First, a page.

“We have been putting on overlays for a long time and our process works, but it’s more challenging when interest rates are so low given that the correlation of strategies tend to be higher,” says Berwick. “It is an important part of our offering that our clients are comfortable with, we have a good risk budgeting team in place that monitors the levels of risk and exposure and duration. You need a machine behind you to make the process work.”
That machine can require a considerable investment by the trading desk into IT and operations. This is not only an issue for internal teams responsible for these areas but the third party firms who supply order and execution management systems (OMS/EMS).
Andy Nybo, managing director at analyst house TABB Group says, “Buy-side firms without deep pockets to spend on technology either find themselves either in extremis or they are dependent on third-party solutions to help them navigate an increasingly demanding marketplace.”
Sapient’s team noted that while each strategy and operational arrangement may be different, there are core considerations that every firm should make:
- Derivatives portfolio – types of derivatives traded, investment strategies and volume
- OMS support – systems used by asset type and/or front-to-back functions
- Trade support – in-house operations vs. outsourced operations
- Other – location of trading and operating centres, current challenges and future plans
“There is much demand from our clients to have even more access to derivatives markets, so we are getting credit default swaps on the desk, including senior names,” says one global head of trading. “We will also expand into the options side of the derivatives market, which is pretty technical. That needs not only the trading platform but also the OMS to support options which are pretty inconsistent in some aspects with the other cash business.”
Yet fixed income traders cannot rely on an equity-based OMS or an equities OMS with a fixed income add-on. There are calculations and metrics needed in the system – the trader needs duration, contribution, the ability to see start date and end dates, the ability to unwind and novate – adding up to a lot of specific functionality.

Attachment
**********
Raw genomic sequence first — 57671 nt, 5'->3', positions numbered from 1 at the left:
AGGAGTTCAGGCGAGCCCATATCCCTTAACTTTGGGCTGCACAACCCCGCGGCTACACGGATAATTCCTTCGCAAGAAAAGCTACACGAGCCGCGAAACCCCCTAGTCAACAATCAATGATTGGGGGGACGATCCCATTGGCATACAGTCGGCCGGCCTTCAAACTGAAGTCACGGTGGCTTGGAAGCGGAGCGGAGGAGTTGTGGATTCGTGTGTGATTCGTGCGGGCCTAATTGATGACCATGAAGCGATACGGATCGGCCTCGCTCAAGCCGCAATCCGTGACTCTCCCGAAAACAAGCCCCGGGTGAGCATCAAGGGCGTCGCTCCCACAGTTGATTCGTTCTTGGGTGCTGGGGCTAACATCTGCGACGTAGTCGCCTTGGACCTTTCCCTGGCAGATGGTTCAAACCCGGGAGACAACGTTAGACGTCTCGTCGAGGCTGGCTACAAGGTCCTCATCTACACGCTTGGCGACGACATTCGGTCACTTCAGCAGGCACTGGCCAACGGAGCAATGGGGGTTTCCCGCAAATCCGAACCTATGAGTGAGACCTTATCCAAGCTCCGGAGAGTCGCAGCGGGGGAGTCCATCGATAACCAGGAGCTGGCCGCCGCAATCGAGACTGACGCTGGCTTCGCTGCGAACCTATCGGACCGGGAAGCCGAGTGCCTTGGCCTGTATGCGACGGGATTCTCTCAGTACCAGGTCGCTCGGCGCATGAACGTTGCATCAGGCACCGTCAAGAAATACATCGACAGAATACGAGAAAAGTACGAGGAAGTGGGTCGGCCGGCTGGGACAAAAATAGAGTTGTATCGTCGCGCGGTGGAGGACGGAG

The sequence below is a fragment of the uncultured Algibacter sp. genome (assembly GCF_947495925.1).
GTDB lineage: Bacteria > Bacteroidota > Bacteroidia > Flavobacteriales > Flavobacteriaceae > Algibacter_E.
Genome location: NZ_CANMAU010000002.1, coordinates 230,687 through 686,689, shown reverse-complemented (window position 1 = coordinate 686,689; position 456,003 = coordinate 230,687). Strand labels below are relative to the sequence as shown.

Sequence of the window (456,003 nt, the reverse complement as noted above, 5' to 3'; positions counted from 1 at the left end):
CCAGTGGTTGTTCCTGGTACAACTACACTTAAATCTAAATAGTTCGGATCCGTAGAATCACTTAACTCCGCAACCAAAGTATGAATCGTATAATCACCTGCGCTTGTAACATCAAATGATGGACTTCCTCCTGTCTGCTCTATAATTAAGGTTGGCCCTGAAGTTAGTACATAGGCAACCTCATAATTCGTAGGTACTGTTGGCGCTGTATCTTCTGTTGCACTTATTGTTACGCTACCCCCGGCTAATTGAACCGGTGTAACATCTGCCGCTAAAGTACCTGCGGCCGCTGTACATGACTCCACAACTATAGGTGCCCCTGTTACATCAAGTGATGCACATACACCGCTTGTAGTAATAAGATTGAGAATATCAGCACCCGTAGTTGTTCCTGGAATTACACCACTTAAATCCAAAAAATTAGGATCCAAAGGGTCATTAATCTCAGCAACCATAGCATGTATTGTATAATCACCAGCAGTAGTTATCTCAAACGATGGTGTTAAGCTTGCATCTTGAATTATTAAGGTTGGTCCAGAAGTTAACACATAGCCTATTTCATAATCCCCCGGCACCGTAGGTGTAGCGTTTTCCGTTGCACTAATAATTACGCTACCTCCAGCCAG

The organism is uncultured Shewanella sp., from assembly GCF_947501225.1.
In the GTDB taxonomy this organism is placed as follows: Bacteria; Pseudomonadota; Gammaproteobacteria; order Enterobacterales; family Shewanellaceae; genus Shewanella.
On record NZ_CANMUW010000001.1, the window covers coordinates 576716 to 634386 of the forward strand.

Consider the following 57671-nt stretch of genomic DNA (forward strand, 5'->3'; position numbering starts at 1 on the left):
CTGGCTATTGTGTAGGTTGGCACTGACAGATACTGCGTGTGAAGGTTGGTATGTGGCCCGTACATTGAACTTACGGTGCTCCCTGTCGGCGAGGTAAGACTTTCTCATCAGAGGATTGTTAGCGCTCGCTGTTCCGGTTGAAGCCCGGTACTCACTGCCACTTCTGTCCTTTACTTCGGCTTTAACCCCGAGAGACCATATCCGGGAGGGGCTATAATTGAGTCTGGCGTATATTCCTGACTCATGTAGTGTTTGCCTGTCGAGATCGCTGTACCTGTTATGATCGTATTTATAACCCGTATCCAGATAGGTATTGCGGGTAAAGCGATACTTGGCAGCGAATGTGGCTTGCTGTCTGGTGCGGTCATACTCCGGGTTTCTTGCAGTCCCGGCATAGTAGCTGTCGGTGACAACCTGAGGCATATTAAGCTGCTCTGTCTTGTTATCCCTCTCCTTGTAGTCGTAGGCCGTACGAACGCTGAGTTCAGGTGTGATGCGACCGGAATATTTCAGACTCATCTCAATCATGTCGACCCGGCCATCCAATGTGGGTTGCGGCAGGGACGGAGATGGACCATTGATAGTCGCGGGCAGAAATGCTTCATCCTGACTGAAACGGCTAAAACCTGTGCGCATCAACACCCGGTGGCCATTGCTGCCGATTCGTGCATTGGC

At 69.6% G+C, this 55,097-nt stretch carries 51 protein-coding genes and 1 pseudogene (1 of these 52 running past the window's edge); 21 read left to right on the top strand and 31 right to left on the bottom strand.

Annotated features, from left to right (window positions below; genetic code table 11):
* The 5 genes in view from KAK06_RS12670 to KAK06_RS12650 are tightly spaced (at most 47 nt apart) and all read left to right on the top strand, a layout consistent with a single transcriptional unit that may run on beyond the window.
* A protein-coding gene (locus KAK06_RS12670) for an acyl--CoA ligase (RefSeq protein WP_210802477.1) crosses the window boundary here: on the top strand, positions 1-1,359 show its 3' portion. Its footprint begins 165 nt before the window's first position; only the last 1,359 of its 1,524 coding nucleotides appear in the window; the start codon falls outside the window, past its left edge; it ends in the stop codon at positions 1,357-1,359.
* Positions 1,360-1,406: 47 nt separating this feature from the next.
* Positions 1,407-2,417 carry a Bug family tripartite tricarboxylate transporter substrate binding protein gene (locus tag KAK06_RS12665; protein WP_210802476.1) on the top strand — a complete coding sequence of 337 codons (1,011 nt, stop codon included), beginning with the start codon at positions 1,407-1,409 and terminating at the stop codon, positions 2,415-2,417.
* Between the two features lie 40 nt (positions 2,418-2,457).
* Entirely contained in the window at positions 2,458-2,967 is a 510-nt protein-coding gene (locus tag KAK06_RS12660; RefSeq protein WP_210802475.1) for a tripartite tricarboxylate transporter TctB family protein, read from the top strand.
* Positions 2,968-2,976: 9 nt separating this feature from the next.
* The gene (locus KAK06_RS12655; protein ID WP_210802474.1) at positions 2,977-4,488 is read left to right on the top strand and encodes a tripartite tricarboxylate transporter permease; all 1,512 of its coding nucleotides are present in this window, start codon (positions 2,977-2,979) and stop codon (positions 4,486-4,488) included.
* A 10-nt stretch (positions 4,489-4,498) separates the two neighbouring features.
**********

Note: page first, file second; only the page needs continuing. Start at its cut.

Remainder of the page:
“The OMS is fundamental to being able to scale up your usage of derivatives,” says Berwick.
The environment has turned
Overcoming the operational complexity is compounded by the challenge of handling the regulatory environment. Variation margin rules that came into effect on 1 March 2017 for trading OTC derivatives have found many firms wanting in their ability to get the right documentation arranged with counterparts; anecdotally many credit support annexes (CSAs) are said to be outstanding between investment banks and clients. Some have agreed to trade on the old CSAs while the new CSAs are put in place.
Having compliance as a driver can open the purse strings says Tom Doris, chief executive of OTAS Technology, however the extent to which that will support trading is not certain. “Desks spending on meeting regulatory requirements are given a blank cheque; only what’s left is handed to intelligent technology that could help firms better manage new market conditions,” he says.
MiFID II, scheduled to come into effect in January 2018, has added to the complexity around derivatives trading. It has a very ‘last minute’ feel, for example, ascertaining which derivatives will be subject to the Trading Obligation under MiFID II, which in turn will classify them as ‘Traded on a Trading Venue’ or otherwise has yet to be determined. That will have implications for the cost and complexity of trading derivatives and the absence of clarity will not help firms need to start applying trading derivatives to better manage portfolios.
“There is an awful lot of uncertainty due to MIFID II and the accompanying Regulation (MiFIR) while at the same time people should possibly be looking to put in hedging strategies ahead of interest rates probably going up, uncertainty with Brexit, with elections taking place in Europe,” says Berwick. “There is certainly a lot of scope to use derivatives, and yet you have this general paralysis for some firms.”